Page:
Emission modelling

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Air pollutants released into the atmosphere as a result of anthropogenic and natural activities. The development of high-quality and high-resolution emission models of primary gases and aerosols represents a key step in providing information to modelling systems for air quality, climate change and policy.


Emission models are representations of the real systems that produce emissions. They describe quantities, location and temporal variation of emissions from multiple sources in a coherent framework.

One of the basic aspects of emission models is representativeness, which implies that emission results match the requirements of the air quality modelling system in terms of spatial resolution, temporal resolution and chemical disaggregation. For achieving these targets, the model has to be capable of obtaining results as realistic as possible to minimize the uncertainty. Hence, it is essential to accurately characterize the variety of emission sources (point, line and area source), as well as to use up-to-date information and emission estimation methodologies compiling the state-of-the-art.

Apart from direct measurement of specific emissions, which usually are scarce and only available for large point sources, bottom-up and top-down approaches are the two major methods available for modelling emissions. Both methods require information concerning activity factors (AF) and emission factors per activity (EF). In the case of top-down approaches, AF is first collected at national or regional level and then distributed over the grids of the working modelling domain based on information or surrogate data that is representative of the activity (e.g. population density). In the case of bottom-up approaches, AF is collected on a fine spatial scale (e.g. traffic data and speed circulation per road stretch) and EF are source-specific. Exclusive use of bottom-up approaches fails due to lack of available input data, while exclusive use of top-down methods will lead to an undesirable level of accuracy. Hence, a combination of both approaches is presented as the best option in order to estimate high-resolution emissions.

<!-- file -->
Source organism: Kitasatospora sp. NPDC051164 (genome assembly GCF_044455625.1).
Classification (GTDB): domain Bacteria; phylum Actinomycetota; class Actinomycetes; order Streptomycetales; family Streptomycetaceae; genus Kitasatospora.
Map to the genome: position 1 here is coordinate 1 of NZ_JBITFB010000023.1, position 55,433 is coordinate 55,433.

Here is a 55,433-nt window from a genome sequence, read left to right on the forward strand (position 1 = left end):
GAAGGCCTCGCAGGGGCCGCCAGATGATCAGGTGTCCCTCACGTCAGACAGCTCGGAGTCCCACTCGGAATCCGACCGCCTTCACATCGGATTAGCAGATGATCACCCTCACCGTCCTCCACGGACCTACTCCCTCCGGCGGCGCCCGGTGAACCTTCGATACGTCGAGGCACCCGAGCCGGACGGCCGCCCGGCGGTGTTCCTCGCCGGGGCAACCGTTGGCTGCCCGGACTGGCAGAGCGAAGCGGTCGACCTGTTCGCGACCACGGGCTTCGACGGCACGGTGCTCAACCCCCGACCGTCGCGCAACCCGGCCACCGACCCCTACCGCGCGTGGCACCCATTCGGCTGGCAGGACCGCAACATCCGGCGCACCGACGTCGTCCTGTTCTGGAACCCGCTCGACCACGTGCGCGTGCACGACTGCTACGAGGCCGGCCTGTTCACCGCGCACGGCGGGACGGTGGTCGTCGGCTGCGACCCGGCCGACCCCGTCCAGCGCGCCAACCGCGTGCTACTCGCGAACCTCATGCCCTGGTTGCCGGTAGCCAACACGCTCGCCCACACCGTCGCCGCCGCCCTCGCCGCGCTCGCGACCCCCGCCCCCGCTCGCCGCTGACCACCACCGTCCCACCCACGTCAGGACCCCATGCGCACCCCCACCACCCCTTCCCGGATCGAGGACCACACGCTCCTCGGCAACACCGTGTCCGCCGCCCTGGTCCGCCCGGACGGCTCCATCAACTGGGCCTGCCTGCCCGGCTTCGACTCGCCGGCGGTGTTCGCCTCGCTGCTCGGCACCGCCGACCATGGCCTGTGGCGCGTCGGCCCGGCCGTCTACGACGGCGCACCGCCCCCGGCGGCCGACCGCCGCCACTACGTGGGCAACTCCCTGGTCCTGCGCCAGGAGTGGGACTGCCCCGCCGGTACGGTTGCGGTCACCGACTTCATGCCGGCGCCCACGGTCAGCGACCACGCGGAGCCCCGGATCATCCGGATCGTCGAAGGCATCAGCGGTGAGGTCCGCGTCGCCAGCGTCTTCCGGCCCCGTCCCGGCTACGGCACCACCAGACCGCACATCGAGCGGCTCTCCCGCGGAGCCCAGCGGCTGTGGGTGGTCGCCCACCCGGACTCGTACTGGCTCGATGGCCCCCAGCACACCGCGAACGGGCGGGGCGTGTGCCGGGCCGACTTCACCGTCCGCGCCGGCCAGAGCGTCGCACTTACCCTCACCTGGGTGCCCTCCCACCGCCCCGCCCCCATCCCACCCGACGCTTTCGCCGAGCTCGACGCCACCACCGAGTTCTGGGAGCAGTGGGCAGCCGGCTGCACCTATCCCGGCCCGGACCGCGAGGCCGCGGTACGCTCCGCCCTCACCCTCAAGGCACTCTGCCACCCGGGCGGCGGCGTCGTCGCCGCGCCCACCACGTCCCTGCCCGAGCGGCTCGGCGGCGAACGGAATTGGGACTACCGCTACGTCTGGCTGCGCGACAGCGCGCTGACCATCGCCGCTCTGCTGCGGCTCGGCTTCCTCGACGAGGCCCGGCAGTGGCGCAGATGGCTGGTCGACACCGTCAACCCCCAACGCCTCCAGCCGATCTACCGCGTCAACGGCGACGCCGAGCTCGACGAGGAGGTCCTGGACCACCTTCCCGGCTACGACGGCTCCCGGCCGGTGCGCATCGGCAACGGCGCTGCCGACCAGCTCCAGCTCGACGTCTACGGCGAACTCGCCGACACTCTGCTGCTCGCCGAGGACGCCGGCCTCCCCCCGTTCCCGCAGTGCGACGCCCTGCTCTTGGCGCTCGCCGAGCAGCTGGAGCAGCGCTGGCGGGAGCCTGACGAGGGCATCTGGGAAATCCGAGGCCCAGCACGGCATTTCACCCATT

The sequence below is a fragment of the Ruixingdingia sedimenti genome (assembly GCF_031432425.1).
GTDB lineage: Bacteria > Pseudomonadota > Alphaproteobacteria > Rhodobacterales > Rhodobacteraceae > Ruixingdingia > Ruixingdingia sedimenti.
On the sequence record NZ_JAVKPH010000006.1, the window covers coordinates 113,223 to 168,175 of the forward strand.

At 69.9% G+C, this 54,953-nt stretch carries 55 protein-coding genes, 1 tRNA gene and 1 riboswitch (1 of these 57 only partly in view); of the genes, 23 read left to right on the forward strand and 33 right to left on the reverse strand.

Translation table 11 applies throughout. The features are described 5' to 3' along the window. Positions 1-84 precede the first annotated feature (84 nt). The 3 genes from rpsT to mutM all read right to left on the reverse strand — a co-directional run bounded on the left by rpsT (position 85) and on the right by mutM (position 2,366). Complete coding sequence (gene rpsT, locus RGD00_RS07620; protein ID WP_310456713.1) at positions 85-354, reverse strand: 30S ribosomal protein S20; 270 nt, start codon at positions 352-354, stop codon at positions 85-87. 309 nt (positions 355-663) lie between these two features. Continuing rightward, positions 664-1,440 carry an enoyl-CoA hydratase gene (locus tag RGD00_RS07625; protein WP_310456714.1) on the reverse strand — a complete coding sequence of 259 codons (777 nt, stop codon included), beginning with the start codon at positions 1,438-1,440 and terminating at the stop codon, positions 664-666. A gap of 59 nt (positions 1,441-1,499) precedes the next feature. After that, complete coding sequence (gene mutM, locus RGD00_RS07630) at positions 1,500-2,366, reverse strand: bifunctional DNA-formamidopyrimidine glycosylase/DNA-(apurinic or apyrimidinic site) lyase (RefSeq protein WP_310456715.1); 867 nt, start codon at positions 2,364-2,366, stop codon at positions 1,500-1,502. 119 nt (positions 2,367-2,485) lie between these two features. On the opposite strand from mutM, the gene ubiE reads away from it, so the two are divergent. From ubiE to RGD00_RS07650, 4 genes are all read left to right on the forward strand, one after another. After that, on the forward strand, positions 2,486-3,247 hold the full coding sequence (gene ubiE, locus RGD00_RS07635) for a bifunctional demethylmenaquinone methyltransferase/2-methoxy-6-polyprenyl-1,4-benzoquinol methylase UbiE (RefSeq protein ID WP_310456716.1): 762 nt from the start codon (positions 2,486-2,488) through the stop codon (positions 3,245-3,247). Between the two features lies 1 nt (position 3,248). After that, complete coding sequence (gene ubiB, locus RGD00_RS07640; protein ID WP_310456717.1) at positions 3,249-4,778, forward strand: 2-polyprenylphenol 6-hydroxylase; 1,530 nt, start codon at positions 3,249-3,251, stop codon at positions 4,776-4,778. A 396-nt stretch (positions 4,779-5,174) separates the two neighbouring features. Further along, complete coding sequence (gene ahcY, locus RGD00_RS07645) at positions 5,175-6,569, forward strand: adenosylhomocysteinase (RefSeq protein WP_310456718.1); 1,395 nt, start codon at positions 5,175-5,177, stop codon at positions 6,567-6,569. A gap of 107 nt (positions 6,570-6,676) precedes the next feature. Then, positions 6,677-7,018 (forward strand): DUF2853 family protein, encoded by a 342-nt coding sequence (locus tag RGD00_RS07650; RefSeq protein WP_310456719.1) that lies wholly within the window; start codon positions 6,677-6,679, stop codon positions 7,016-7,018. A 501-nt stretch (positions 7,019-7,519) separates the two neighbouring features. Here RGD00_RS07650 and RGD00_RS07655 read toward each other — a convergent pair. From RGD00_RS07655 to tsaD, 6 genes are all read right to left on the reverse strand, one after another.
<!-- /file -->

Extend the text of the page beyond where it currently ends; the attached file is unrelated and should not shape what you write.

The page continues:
The group is working in the development and improvement of the High-Elective Resolution Modelling Emission System (HERMES), a high spatial (up to 1 km x 1 km) and temporal (1 hour) resolution emission model for Europe and Spain that provides anthropogenic and biogenic emission information both for air quality modelling and environmental management. HERMES is currently used as the emission core of the CALIOPE air quality system for assessing diagnostic studios and forecasting the air quality in Europe and Spain, studying future scenarios and for regulatory modelling applications, such as air quality management studies aimed to analyse the impacts of different policies and strategies on air quality.


  • Study of anthropogenic and biogenic emissions released into the atmosphere by using high resolution numerical modelling;
  • Improvement of the capabilities of such models to simulate complex emission sources with a minimum level of uncertainty;
  • Analysis of the performance of emission models when coupled with air quality modelling systems.
    • MARC GUEVARA's picture
    • Contact
    • Postdoctoral Researcher
    • Tel: +34 934137725